A Think Tank talk, hosted at HOK’s Los Angeles office, challenged the assumptions behind common workplace paradigms, like plunking a café or gym in an office.
Increased understanding of design's impact on our health has made wellbeing a central consideration for many designers.
Instead of inviting employees to find calm at a sanctioned yoga class, or an expensive retreat, why not ease the work-related burdens that are leading to burnout, anxiety, and disease?
Simple design solutions that can be added to existing workplaces to create environments where health and wellness are nurtured.
While healthcare spending may seem unmanageable, reducing the “hidden costs” of healthcare is under your control.
As people work longer hours and in more intense ways, many organizations are seeking to support employee wellbeing in the office.
Workers in open-plan offices have less face-to-face interaction with colleagues than those who work separately, according to research by Harvard students.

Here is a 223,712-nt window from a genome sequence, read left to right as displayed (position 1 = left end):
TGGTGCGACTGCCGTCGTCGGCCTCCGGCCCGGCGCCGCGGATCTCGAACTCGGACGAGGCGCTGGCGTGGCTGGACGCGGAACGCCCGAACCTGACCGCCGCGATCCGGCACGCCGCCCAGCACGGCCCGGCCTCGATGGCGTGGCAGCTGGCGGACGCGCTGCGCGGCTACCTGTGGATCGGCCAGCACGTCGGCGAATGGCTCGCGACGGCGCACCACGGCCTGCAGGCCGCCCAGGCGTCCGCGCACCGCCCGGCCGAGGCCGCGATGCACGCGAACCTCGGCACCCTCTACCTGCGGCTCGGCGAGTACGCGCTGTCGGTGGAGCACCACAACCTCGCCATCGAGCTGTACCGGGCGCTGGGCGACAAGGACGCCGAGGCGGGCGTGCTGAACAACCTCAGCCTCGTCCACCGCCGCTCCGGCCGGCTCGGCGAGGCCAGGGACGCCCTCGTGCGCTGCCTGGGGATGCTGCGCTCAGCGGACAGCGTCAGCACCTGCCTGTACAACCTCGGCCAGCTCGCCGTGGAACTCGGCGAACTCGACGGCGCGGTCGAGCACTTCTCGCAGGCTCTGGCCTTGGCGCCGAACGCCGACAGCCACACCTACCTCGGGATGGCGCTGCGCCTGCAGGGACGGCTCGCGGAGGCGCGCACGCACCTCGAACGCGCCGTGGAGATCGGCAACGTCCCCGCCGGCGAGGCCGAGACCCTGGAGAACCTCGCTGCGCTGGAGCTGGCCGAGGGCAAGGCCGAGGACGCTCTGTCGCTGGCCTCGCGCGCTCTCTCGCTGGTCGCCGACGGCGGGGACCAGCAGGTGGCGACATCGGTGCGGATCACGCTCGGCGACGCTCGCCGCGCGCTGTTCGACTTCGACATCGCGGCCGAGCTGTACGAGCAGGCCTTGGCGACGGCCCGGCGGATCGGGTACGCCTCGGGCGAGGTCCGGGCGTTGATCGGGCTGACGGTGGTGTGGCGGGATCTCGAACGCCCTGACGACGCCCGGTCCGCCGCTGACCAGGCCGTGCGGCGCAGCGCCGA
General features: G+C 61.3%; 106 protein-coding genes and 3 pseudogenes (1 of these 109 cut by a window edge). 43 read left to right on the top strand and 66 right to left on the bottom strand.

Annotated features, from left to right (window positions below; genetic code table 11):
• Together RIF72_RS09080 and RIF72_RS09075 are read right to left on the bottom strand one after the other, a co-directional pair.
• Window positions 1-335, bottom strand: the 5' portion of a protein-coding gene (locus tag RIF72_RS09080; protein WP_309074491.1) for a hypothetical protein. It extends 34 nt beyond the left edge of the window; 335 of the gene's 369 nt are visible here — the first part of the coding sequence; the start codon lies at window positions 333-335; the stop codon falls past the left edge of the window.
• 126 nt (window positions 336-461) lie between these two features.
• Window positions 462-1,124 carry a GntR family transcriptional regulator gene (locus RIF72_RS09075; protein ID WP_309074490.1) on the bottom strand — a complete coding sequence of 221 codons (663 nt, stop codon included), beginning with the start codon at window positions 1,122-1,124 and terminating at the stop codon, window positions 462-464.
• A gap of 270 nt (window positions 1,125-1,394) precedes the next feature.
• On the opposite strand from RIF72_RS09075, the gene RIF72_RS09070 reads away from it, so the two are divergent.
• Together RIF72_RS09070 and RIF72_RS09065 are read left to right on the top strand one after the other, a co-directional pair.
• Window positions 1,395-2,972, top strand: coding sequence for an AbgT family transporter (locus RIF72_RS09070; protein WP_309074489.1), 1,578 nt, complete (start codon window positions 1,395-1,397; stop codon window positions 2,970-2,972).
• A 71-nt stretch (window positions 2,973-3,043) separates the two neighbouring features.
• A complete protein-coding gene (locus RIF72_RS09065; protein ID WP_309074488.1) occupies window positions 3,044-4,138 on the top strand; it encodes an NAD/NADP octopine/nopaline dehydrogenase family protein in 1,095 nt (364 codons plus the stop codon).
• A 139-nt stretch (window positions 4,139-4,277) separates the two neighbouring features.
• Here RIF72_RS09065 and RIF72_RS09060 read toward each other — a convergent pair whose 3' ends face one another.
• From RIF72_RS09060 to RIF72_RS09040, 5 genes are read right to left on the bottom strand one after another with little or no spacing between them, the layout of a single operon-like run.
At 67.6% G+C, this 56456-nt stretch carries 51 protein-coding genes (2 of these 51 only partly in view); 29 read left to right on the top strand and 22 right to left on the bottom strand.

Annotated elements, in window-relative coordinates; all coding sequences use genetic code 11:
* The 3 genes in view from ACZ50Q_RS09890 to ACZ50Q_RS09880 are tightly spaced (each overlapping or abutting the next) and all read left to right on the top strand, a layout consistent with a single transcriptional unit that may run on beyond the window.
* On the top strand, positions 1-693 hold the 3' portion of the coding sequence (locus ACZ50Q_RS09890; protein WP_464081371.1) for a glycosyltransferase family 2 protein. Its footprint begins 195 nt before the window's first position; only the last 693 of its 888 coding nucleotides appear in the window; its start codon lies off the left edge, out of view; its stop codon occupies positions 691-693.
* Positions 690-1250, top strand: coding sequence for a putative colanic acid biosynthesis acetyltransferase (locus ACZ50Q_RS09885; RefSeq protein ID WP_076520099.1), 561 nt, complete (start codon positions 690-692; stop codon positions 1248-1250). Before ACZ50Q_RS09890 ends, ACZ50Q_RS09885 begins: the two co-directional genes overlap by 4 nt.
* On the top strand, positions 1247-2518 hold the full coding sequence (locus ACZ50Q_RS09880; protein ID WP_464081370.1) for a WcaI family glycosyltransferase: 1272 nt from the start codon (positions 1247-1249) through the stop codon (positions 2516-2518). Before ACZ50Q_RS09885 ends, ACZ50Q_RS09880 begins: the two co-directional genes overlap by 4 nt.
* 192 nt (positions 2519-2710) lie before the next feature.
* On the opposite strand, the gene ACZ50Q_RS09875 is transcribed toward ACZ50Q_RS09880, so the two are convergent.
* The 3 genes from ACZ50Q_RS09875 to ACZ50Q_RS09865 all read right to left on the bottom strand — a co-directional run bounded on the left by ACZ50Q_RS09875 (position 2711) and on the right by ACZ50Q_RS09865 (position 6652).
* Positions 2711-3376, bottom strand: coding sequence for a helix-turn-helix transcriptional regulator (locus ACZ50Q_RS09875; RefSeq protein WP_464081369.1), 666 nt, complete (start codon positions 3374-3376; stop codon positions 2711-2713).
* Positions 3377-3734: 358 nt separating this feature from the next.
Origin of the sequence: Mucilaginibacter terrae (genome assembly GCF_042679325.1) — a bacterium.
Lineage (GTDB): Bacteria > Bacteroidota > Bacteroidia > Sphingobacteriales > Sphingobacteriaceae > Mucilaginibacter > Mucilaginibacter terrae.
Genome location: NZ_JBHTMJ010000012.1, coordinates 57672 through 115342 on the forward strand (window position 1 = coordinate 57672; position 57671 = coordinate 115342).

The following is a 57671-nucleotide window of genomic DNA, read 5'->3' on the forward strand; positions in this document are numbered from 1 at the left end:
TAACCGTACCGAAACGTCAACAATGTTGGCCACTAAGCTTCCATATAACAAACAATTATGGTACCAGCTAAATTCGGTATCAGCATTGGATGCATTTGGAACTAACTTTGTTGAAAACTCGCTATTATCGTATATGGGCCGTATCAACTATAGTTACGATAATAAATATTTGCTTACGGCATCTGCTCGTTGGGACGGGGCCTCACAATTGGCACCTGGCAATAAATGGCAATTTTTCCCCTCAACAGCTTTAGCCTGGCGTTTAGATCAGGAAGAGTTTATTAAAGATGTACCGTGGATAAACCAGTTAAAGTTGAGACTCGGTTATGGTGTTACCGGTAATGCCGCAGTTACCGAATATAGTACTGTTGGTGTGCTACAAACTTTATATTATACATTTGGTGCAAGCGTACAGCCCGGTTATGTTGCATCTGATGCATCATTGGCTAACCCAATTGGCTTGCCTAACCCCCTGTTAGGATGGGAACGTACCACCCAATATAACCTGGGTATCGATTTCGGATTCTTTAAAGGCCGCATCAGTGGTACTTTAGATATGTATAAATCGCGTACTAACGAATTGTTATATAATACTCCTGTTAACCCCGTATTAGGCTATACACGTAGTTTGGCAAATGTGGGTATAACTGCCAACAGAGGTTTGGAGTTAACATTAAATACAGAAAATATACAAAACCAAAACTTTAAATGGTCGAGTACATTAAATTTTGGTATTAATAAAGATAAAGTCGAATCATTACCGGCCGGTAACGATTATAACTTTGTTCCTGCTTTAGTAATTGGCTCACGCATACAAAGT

Companies have realized that retaining and attracting top talent means making sure workplaces incorporate the environmentally friendly values of the next generation of workers and have elements that increase productivity and wellness based on the latest scientific research.
Haworth's Los Angeles office hosts an expert panel on designing offices that support today’s workers.
The BCO has published an in-depth study of wellness in the workplace that sets out best practice guidance.
Workplace wellness is becoming a top consideration for office users, and lack of attention to the trend could impact leasing activity.
For many of us, a large portion of our day is spent at work; in fact, the average person will spend 90,000 hours at work over a lifetime, so it’s no surprise our work environment can have a huge impact on our quality of life.
Studies show people are seeking privacy in a variety of ways and there are solutions workplaces can offer to support these needs.
While creative office has been the buzzword in office, but what office tenants are really after is healthy-lifestyle spaces.
Charlie Grantham clears up the differences and similarities between the concepts of wellness, well-being, and wholeness.
Physical design has been shown to affect our mental health and happiness.
Stanford professor Jeffrey Pfeffer writes in his book “Dying for a Paycheck” that workplace stress is taking a physical and psychological toll on employees and costing employers billions.